It is strange that I have never been to Britain, but I always feel like home when I listen to albums like this one.
I feel the same way I have never been to England. My family came from there during the 18th century. I am proud of my English roots, and Songs From The Wood and Heavy Horses always make me feel at home as well
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Post Options Post Options   Thanks (1) Thanks(1)   Quote octopus-4 Quote  Post ReplyReply Direct Link To This Post Posted: September 13 2016 at 09:28
Sometimes 15th and 16th Centuries traditionals are mistakenly called medieval. I don't think there's much from the fall of the Roman Empire to Charlemagne in the prog music. Pentangle have played some very old things. There's a medley on their double live which includes music from the 13th century, but apart of them, Blackmore's Night and Angelo Branduardi it comes mainly from the Renaissance age (I can be wrong, of course).
Branduardi in particular has rearranged madrigals in his first albums but he has also released a collection of albums called "Futuro Antico" (Ancient Future) which contain mainly classical medieval music.

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Post Options Post Options   Thanks (1) Thanks(1)   Quote Logan Quote  Post ReplyReply Direct Link To This Post Posted: September 13 2016 at 10:09
^That's true, but it's become rather like describing Western art music as classical even if it's not of that period. In terms of medieval folk rock, which I referenced before, well... I'll be lazy and quote wikipedia:

Originally posted by wikipedia wikipedia wrote:

Medieval folk rock, medieval rock or medieval folk is a musical subgenre that emerged in the early 1970s in England and Germany which combined elements of early music with rock music. It grew out of the electric folk and progressive folk movements of the later 1960s.[1] Despite the name, the term was used indiscriminately to categorise performers who incorporated elements of medieval, renaissance and baroque music into their work and sometimes to describe groups who used few, or no, electric instruments. This subgenre reached its height towards the middle of the 1970s when it achieved some mainstream success in Britain, but within a few years most groups had either disbanded, or were absorbed into the wider movements of progressive folk and progressive rock. Nevertheless, the genre had a considerable impact within progressive rock where early music and medievalism in general, was a major influence and through that in the development of heavy metal. More recently medieval folk rock has revived in popularity along with other forms of medieval inspired music such as Dark Wave orientated neo-Medieval music and medieval metal.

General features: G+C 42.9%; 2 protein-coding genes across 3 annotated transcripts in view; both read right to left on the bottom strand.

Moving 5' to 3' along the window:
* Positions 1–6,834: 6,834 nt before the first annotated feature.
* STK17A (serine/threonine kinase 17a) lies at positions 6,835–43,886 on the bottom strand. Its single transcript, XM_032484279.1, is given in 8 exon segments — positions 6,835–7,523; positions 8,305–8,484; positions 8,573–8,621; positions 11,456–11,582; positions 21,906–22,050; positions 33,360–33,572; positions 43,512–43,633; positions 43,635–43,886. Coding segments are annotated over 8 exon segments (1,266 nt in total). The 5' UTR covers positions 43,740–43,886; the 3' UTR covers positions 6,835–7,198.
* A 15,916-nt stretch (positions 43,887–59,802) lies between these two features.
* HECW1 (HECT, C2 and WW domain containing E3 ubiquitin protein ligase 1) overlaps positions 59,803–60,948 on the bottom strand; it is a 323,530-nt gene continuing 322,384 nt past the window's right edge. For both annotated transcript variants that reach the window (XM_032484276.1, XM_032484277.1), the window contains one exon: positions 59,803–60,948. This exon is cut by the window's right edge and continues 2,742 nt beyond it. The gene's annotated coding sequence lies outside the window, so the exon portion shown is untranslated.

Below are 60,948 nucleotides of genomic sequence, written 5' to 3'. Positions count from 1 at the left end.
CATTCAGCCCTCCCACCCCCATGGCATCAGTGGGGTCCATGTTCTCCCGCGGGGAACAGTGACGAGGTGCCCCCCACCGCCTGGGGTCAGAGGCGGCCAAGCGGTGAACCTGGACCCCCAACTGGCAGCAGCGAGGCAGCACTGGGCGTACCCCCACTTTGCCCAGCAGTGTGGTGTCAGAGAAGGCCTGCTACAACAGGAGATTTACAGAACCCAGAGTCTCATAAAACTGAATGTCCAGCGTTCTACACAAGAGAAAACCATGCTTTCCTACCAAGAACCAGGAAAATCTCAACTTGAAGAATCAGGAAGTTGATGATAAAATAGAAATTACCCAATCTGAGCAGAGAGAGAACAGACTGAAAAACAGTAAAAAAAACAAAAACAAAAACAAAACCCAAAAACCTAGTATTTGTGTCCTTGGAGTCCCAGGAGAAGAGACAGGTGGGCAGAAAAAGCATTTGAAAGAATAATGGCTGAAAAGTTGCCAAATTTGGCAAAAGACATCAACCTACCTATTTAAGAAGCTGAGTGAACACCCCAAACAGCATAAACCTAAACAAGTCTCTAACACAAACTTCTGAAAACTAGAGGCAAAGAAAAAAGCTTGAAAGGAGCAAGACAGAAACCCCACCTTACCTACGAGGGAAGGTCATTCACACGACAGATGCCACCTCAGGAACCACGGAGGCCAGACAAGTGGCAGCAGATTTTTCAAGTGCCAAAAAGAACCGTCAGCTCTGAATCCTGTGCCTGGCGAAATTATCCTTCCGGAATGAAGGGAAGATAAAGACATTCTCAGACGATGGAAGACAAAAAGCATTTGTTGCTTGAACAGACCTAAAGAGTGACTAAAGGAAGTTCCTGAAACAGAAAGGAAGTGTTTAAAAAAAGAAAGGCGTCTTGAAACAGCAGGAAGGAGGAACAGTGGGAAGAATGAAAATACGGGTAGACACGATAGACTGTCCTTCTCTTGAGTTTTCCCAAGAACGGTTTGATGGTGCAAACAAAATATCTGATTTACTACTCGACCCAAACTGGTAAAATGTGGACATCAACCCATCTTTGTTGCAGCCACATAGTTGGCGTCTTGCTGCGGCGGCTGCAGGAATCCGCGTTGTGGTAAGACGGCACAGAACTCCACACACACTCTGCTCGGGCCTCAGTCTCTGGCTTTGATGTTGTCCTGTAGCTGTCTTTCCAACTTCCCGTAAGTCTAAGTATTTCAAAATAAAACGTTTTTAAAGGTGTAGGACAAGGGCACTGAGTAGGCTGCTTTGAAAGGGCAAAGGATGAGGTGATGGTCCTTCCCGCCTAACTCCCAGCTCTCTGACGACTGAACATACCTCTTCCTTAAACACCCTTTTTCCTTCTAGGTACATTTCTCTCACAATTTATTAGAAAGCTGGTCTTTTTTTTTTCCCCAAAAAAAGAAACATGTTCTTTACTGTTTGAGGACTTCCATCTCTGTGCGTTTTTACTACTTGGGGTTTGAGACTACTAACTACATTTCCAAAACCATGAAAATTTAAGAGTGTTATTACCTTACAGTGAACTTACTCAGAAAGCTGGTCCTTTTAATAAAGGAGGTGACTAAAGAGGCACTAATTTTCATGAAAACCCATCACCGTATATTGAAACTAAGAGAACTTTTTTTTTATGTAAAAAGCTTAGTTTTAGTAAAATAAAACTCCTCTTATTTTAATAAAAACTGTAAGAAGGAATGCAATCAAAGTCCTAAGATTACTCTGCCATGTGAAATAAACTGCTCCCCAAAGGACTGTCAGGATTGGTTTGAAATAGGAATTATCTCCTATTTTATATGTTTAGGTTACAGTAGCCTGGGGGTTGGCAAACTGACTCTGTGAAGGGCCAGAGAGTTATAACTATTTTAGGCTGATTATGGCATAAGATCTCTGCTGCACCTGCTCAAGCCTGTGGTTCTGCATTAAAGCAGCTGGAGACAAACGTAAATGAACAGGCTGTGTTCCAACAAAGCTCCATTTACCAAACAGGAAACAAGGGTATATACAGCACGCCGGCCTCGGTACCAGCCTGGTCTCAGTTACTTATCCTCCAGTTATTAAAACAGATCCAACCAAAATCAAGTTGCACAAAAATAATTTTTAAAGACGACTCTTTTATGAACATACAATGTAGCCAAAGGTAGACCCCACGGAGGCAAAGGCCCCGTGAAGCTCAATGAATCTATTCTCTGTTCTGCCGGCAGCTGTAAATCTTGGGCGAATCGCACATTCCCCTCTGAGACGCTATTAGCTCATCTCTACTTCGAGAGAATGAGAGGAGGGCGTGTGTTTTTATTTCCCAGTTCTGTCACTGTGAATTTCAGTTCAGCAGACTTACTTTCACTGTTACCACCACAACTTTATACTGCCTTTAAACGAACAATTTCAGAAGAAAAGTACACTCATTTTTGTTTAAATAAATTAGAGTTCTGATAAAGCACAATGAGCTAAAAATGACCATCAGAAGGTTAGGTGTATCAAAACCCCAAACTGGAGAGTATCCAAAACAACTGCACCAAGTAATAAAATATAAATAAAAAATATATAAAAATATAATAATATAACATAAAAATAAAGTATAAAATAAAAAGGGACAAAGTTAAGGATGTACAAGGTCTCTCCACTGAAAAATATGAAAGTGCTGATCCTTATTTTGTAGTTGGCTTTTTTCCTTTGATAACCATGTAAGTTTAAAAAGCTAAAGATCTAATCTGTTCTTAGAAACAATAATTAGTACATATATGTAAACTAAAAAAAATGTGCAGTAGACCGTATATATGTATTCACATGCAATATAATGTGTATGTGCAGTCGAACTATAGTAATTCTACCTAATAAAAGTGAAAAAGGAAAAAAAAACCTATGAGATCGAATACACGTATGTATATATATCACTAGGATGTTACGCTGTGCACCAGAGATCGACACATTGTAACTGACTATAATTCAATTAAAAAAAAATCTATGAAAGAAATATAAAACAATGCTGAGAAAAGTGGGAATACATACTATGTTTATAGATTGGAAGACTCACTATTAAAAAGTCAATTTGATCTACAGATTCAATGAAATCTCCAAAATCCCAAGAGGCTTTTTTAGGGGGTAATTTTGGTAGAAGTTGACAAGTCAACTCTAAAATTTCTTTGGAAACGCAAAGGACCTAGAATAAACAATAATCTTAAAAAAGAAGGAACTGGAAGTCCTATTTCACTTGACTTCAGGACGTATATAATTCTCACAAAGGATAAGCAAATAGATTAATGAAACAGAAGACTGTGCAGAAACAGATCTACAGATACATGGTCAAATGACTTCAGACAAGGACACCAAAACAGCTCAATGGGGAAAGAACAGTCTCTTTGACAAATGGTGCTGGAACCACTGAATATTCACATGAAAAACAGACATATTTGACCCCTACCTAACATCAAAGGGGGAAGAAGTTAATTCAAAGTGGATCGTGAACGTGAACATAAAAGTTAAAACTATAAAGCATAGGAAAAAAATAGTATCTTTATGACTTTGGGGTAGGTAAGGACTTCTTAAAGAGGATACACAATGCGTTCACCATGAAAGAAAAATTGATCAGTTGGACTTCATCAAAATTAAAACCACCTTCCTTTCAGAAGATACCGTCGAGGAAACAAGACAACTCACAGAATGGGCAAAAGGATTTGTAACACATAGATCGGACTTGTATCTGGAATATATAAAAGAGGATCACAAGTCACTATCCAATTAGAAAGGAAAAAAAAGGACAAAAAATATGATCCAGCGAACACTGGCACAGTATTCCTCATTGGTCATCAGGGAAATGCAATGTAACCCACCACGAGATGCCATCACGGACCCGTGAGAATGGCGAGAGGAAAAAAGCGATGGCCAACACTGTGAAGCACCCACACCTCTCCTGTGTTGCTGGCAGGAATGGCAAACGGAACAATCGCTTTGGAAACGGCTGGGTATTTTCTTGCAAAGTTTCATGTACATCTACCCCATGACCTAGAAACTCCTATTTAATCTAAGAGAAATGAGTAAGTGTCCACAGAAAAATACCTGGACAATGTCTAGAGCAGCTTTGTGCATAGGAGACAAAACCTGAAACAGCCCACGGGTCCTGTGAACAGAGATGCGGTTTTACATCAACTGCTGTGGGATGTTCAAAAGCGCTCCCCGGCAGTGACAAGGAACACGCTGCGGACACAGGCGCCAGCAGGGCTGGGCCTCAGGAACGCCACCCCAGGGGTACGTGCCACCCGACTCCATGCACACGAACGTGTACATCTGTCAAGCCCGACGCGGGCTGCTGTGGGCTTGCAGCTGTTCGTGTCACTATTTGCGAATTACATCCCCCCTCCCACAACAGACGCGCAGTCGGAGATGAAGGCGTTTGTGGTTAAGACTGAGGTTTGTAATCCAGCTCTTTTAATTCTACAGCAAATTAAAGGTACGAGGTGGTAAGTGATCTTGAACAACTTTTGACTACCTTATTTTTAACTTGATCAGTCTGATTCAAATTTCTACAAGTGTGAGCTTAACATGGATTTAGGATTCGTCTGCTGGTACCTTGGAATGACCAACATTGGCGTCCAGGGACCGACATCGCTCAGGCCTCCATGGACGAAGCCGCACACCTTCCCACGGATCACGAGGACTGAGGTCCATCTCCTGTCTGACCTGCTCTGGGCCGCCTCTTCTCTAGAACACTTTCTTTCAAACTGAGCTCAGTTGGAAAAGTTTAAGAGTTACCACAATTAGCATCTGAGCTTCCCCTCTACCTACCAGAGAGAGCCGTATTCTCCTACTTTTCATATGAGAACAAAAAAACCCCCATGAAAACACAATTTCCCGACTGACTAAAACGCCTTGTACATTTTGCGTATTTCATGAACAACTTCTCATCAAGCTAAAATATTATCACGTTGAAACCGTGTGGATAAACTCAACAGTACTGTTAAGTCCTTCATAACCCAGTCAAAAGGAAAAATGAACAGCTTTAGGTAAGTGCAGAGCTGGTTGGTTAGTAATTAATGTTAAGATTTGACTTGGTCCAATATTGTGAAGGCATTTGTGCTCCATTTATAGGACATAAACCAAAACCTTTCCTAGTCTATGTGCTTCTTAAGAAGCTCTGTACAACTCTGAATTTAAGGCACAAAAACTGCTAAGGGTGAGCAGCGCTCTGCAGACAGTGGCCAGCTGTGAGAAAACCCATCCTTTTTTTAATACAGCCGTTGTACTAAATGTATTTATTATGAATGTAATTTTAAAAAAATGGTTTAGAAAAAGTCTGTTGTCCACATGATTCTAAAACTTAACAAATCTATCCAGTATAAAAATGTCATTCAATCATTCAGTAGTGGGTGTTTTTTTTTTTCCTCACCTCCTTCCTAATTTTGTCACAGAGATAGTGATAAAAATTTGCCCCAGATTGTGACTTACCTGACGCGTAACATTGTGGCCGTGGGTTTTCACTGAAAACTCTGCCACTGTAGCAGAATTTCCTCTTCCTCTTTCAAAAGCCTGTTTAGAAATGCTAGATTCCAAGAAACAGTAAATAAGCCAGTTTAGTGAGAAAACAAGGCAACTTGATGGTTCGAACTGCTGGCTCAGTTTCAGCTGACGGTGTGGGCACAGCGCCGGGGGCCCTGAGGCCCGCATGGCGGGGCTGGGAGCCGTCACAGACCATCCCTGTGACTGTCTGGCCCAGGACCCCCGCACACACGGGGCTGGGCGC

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Post Options Post Options   Thanks (1) Thanks(1)   Quote ALotOfBottle Quote  Post ReplyReply Direct Link To This Post Posted: September 13 2016 at 12:24
I had a thread about a similar thing a while ago. I guess I put my questions there wrong, I was using wrong adjectives and terms, which led to some misunderstandings. My understanding was sort of wrong, too.

Anyway, there is definitely a strong influence of English art music of the middle ages (as I like to call it). Some bands really had great abilities to put those influences into prog framework, Gryphon being the most obvious one. Also Jethro Tull and Gentle Giant. There are also strong influences of English renaissance and baroque music in some prog, which one of the authors of one of the books that I've read (Edward Macan, I think) describes as an influence of Anglican musical traditions.

EDIT: Now that I'm thinking, Luca is right - most of the things heard as "medieval" actually come from renaissance and baroque, which would make even more sense, if anyone was asking why it's English music of the period that sounds a bit different from the rest of Europe. Gryphon's influences are indeed rather renaissance than medieval.